No matter what stage of development your team may be at, they’re most effective when the whole group understands and accepts the goals of their assignment. A way to get your team on-board is to allow members to provide feedback on defining and refining project goals. Managers should also provide feedback on establishing and refining these goals. Synergy between team members and managers in establishing project statements will result in achieving these goals, as well. This conversation should normally happen at the initial project meeting, which should also describe team-building goals and information goals.
Effective teams contribute to the achievement of three types of goals throughout the course of a project.
1. Team-building goals focus on:
– Getting to know each team member. Teams are most effective when they take time to discover each member’s background, skill, work style, etc.
– Learning to work together. Teams need to identify the strengths of each member and set processes in place to work efficiently together.
– Setting ground rules. Members need a common understanding of how the team will conduct itself and what is acceptable and unacceptable behavior. Some of the topics for discussion are meeting attendance, promptness, conversational courtesy, assignments, and breaks.
– Figuring out decision-making processes. A characteristic of ineffective teams is that decisions just seem to happen. Teams need to discuss how decisions will be made to avoid conflicts in the future.
2. Information goals include:
– Getting updates from team members on progress! Staying connected with your team and making sure everyone is on the same page is important.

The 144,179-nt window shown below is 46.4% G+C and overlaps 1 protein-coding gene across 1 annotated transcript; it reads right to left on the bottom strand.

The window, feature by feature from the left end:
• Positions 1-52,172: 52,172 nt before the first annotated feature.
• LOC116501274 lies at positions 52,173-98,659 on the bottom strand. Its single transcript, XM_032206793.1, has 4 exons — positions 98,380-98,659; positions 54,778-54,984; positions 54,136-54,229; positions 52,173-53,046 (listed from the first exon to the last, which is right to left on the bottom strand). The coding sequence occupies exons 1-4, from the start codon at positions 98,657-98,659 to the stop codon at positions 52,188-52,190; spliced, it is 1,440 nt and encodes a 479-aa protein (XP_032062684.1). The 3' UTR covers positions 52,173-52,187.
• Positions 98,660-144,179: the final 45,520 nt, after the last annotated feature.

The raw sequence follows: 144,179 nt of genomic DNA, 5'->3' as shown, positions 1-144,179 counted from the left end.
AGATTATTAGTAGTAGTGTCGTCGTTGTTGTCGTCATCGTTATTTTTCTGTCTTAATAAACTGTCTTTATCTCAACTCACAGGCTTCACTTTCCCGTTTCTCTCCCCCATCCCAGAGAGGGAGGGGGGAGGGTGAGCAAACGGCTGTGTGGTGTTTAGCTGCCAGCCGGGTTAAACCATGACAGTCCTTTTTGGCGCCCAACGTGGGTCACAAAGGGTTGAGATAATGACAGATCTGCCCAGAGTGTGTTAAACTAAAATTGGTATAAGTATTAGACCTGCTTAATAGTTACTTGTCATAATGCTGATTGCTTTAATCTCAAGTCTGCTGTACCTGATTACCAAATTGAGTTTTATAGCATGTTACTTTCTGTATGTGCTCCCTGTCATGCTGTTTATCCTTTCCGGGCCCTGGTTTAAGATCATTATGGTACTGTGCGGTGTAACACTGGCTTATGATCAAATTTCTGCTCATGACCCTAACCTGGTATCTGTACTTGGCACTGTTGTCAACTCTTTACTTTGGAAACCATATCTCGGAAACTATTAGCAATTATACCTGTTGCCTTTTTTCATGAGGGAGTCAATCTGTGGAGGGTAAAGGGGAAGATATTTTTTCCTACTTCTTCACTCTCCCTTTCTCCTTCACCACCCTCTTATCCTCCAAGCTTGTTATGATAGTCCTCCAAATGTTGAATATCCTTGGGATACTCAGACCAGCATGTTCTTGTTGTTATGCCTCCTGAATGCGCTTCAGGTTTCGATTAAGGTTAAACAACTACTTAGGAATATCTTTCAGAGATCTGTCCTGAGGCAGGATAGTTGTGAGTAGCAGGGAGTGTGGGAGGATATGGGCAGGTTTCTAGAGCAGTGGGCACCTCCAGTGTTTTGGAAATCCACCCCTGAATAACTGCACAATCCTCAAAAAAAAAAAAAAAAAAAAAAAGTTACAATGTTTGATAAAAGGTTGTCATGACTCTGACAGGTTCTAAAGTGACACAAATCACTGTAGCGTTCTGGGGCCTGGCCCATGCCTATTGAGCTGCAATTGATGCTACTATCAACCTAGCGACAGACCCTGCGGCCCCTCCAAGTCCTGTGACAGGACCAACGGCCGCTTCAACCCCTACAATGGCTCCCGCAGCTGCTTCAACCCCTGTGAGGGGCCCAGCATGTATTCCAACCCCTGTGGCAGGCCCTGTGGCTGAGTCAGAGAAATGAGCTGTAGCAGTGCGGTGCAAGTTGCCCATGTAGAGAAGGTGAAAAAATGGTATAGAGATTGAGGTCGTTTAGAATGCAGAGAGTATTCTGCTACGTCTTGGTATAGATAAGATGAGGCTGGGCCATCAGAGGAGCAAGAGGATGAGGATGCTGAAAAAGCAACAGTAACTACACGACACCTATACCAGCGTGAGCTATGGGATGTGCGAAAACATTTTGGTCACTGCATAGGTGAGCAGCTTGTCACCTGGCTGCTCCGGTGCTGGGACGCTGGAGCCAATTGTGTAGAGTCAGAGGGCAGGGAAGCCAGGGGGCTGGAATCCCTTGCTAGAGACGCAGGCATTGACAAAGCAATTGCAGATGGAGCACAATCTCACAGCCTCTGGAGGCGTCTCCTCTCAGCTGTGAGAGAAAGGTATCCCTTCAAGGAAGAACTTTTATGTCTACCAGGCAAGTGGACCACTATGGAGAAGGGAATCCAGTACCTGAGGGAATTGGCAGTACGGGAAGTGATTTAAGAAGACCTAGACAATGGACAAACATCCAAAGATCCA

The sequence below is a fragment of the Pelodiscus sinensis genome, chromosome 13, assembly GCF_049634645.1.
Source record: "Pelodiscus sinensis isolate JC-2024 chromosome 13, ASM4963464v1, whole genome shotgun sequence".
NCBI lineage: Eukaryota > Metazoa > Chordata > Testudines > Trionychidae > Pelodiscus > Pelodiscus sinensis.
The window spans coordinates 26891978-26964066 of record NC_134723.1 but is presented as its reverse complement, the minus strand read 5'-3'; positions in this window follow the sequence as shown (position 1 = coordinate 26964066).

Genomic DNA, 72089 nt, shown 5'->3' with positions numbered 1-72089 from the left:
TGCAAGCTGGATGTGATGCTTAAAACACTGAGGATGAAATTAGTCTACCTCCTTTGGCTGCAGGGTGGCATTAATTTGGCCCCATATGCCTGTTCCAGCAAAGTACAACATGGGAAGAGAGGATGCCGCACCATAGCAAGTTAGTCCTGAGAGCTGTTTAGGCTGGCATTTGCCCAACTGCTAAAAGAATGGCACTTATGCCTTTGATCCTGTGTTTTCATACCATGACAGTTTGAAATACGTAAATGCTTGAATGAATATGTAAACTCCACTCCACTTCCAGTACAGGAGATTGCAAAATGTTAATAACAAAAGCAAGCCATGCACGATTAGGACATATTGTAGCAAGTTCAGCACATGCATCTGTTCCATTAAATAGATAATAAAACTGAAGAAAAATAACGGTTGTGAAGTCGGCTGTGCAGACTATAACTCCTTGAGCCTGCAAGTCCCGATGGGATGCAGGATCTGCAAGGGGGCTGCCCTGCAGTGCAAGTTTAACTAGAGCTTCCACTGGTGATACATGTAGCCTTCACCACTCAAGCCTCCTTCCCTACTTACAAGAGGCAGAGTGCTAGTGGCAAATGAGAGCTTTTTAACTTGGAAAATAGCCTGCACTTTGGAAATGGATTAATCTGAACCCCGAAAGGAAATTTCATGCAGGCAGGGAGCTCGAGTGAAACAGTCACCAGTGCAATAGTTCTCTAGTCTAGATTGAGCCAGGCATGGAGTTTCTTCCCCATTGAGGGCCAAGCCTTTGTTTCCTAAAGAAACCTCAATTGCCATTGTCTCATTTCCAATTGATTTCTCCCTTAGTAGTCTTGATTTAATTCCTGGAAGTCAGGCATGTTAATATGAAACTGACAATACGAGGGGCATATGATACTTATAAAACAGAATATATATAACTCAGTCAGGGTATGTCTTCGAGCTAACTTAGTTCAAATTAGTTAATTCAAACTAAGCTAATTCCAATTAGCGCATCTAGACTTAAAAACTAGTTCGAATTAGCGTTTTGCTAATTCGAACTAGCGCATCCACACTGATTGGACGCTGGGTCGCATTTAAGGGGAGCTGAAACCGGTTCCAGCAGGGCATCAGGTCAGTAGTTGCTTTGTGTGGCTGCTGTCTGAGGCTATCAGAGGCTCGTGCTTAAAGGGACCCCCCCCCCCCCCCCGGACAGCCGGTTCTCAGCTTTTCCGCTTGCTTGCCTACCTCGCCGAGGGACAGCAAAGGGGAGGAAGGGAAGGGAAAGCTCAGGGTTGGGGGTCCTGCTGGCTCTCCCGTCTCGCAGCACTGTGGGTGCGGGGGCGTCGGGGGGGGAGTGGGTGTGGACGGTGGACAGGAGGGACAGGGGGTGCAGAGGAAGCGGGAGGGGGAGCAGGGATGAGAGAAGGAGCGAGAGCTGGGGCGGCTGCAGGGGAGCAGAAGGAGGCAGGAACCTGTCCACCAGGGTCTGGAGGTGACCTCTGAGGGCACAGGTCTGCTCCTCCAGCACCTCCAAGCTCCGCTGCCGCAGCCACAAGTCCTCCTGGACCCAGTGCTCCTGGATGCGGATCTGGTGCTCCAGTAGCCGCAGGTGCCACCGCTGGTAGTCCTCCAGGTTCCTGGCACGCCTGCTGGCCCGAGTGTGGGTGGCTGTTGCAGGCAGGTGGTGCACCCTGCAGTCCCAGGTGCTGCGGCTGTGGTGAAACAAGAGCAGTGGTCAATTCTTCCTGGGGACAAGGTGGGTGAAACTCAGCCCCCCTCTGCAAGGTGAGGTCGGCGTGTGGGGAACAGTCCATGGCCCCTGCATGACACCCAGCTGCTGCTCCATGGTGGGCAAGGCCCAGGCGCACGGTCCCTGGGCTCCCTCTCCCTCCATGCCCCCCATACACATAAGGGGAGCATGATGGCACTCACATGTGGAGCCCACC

– Learning about the tools used to support the team’s various tasks.
– Communicating with stakeholders.
3. Project goals focus on:
– Understanding the project and each member’s assignment. Teams should be able to ask questions about their tasks and the stakeholders’ expectations.
– Identifying the business needs supported by the goals.
– Understanding the process that will be used. Not only do team members need to understand the overall process, but they also need to understand which steps are their responsibilities.
– Identifying the resources needed. Team members need to discuss resources that might be needed sooner than later in the process. This discussion ensures that necessary resources will be available at their designated times.
– Developing a project plan or outline of how the team will accomplish their goals. Teams need roadmaps. A team leader should discuss the logistics of the project with team members. Breaking the process into smaller steps and assigning duties will help build team collaboration. Team should continue to review and revise these plans as they move toward reaching their goals.